The real-ish world of ‘24’ and the magic one of ‘Lost’ see their last hours
IT LOOKS like the terrorists have won: Fox has canceled “24.’’ After eight seasons, or 192 hours in Jack Bauer time, the action-psychodrama edited to a digital countdown is being rubbed out, done in not by nameless Islamic republics, rogue Soviet arms dealers, or tech-savvy Mexican drug cartels but the ruthless economics of network television. Measured against the bargain basement overhead of “Jersey Shore’’ or “Dancing with the Stars,’’ the cost of serialized drama with high maintenance talent is just too pricey for the wheezing remnants of the analog media.
Premiering less than two months after 9/11 and anchored by the raspy-voiced, clenched teeth performance of Kiefer Sutherland as Jack Bauer, the off-the-reservation super-agent for the US government’s Counter Terrorism Unit, “24’’ was from the get-go eerily in tune with American jitters in the age of terrorism. Whatever McGuffin was being tracked down by Jack and the CTU team — computer disks, nuclear fuel rods, lethal pathogens — the show marked time with a surveillance-happy society where Big Brother was deemed more protector than oppressor. In the immediate aftermath of 9/11, apocalyptic scenarios no longer seemed like far-fetched fantasies and ethical qualms about torture were put on pause in the interests of national security.
It was the show’s penchant for up-close-and-personal torture sessions that became its most controversial and excruciating hook — not because of the physical pain inflicted on the suspect but because of the moral complicity demanded of the viewer. Season in, season out, Jack always went medieval on a high-value target who refused to cough up the goods. He turned the screw; we cheered him on. The show did not simply traffic in torture as entertainment; it entertained the notion of torture as a necessary part of the business of anti-terrorism when the clock was ticking. That open-mindedness was enough to earn “24’’ must-see TV status for the Bush-Cheney portion of the Nielsen demographic. But if “24’’ skewed to the right in a prime time landscape dominated by standard-issue Hollywood liberalism, the plot dynamics tilted to the left often enough to keep viewers off balance. As the African-American President David Palmer, Dennis Haysbert commanded the Oval Office with a cool grace and sure gravitas that may have had an unexpected repercussion.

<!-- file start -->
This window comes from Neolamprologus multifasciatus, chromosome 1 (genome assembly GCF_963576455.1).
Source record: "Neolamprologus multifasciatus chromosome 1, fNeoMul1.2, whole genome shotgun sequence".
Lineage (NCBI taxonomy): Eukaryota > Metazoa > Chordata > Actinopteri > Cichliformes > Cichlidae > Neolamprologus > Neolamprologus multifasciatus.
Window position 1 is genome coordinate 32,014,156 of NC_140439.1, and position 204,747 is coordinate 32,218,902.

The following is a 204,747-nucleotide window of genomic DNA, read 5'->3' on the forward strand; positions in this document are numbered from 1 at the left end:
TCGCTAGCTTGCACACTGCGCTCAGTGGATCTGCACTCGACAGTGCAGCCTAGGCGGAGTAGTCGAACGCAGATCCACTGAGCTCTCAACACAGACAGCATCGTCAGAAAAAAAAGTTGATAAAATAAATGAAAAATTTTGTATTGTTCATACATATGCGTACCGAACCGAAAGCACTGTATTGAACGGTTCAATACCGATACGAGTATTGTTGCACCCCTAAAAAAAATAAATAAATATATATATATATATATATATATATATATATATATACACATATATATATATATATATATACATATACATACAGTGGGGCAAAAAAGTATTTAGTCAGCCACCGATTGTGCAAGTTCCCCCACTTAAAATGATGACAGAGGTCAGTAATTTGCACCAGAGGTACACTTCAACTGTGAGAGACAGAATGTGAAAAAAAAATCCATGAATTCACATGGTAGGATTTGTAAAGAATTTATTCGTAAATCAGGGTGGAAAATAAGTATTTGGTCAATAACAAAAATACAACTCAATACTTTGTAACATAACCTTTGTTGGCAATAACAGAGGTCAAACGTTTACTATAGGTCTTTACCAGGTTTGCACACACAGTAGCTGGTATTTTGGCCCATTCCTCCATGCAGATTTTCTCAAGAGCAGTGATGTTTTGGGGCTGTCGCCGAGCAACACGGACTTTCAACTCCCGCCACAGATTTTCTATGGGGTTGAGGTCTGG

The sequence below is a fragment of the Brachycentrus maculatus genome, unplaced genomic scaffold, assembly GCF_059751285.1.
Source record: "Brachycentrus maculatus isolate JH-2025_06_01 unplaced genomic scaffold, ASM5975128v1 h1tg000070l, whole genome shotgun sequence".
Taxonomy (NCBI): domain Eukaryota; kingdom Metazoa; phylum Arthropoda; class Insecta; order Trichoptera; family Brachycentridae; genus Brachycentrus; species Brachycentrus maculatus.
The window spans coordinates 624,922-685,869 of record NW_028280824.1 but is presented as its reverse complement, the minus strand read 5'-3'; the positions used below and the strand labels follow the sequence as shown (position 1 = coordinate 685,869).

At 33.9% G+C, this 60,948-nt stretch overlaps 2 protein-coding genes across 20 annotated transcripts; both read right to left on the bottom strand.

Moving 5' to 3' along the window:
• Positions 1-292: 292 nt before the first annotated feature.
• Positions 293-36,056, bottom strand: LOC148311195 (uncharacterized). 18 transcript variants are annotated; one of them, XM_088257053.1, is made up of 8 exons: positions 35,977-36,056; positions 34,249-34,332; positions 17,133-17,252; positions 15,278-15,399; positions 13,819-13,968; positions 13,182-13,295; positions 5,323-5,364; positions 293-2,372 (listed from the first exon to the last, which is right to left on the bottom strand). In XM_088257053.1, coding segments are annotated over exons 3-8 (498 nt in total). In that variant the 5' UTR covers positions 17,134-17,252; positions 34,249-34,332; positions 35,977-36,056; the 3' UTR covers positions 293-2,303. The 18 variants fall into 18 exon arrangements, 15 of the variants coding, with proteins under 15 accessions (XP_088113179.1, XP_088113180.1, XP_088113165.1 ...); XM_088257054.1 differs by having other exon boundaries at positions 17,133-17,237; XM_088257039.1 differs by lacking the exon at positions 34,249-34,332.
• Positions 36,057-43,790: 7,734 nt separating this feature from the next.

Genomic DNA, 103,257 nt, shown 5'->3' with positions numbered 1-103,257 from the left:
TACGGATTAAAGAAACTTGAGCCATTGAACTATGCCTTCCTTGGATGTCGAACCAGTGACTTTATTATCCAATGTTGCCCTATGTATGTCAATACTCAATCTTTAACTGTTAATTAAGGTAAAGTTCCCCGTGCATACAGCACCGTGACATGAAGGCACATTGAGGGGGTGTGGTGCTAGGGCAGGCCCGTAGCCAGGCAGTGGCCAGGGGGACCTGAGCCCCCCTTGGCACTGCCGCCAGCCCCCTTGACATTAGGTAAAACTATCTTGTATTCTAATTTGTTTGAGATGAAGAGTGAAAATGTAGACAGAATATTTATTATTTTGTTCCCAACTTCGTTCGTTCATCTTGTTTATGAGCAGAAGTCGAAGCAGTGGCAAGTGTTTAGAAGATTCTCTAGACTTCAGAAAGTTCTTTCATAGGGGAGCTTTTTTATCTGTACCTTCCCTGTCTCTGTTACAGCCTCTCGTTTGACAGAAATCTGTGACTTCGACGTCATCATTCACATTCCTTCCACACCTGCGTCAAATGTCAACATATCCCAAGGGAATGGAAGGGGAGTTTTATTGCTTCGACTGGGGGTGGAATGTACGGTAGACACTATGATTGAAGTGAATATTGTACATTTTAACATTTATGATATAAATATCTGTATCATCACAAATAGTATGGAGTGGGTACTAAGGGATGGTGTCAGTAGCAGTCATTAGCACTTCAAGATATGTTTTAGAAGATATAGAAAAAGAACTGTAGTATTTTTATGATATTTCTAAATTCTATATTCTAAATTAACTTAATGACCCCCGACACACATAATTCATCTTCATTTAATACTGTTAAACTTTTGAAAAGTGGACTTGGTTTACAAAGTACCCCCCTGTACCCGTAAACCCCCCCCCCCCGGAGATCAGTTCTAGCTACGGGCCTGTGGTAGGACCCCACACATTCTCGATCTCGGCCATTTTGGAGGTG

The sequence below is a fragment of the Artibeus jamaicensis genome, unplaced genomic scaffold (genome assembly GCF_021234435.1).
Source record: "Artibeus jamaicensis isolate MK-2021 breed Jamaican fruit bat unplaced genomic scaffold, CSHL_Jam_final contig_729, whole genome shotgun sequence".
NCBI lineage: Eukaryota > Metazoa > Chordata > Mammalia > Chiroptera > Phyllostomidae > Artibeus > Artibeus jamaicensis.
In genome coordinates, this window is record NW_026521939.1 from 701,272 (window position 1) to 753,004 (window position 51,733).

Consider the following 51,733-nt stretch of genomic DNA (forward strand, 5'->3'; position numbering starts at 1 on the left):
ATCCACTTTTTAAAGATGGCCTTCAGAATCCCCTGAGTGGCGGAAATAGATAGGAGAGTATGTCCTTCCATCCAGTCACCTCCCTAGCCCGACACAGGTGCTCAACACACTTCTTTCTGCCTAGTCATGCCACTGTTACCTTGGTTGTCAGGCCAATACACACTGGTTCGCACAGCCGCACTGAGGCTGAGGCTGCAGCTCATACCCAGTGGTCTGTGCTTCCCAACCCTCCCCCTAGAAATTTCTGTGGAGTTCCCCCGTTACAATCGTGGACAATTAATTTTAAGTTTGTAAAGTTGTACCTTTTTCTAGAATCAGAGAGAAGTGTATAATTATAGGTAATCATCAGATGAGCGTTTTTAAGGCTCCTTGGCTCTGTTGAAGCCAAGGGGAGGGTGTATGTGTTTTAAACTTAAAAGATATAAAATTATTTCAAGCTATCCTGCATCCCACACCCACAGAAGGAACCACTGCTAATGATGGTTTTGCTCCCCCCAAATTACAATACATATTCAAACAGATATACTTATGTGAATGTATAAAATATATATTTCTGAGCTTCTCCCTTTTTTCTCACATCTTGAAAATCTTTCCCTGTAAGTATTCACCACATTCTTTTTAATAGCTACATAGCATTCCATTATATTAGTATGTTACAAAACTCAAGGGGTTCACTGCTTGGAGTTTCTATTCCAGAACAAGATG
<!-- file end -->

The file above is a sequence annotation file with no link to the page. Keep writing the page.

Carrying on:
The cancellation of 24 is particularly bitter news in a TV season that will also witness the self-imposed termination of “Lost.’’ The two shows are obvious companion pieces, ying to each other’s yang.
In “24,’’ human beings are relentlessly tracked by the technology of surveillance — monitored by video cameras, pinned and nailed by satellites, reduced to blips on a computer screen. In “Lost,’’ the castaways are totally off the grid. “But they’ll find us!’’ bleats Charlie, the show’s drug addled, D-list rocker. “They have satellites in space that can take pictures of your license plate.’’ Charlie is not shocked that he is lost; he is shocked that they can’t find him. On “24,’’ Chloe, Jack’s tech-geek Girl Friday, would lock in on Charlie before the first commercial break. However, at some late hour in the last couple of seasons, even die-hard “24’’ fans had to admit that the show was running on the vapors of its own clichés: the mole burrowing away at CTU from within, the infinitely permeable perimeters, the bonehead bureaucrat who refuses to heed Jack’s warnings. The implausibility quotient also rose exponentially, and not just the parts about the easy traffic flow on Los Angeles freeways (nothing in LA is just “ten minutes out’’).
Humorist Dave Barry, who writes a hilarious live blog on “24’’, expresses the frustration of the disillusioned devotees: still obsessed, but now more ironic than involved. “This is bad for the economy,’’ he lamented upon hearing the death knell for Jack and CTU, “as literally thousands of moles will be unemployed.’’
Yet for all its flaws, “24’’ operated in something like the real world, not in the magic realism of “Lost,’’ where the threats are from smoke monsters and worm holes, or the faux realism of the “CSI“ and “Law and Order’’ franchises, where white-gloved experts connect all the dots at the top of the hour. “24’’tapped into deep-rooted fears, not all of them paranoid, and asked tough questions, not all of them with pleasant answers. When the crew strikes the set at the end of Day 8, they should preserve some of it for display by the Smithsonian Institution. No less than Julia Child’s kitchen, the CTU interrogation room is an artifact of its time.
Thomas Doherty is a professor in the American Studies Department at Brandeis University.